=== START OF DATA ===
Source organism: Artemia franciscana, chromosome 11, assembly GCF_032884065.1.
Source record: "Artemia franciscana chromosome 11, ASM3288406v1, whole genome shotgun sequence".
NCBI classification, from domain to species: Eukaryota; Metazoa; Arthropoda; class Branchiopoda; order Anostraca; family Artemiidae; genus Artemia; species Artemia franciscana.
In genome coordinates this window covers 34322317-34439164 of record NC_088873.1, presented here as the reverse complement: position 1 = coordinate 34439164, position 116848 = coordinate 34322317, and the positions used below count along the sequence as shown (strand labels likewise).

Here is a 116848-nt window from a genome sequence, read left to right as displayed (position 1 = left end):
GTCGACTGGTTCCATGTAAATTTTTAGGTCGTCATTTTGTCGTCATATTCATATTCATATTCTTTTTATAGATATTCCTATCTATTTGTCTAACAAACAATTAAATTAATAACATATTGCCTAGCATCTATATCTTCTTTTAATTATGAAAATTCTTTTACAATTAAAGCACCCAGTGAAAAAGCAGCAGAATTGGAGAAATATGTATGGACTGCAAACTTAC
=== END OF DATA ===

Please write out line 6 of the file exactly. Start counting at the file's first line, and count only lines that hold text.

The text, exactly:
GTCGACTGGTTCCATGTAAATTTTTAGGTCGTCATTTTGTCGTCATATTCATATTCATATTCTTTTTATAGATATTCCTATCTATTTGTCTAACAAACAATTAAATTAATAACATATTGCCTAGCATCTATATCTTCTTTTAATTATGAAAATTCTTTTACAATTAAAGCACCCAGTGAAAAAGCAGCAGAATTGGAGAAATATGTATGGACTGCAAACTTAC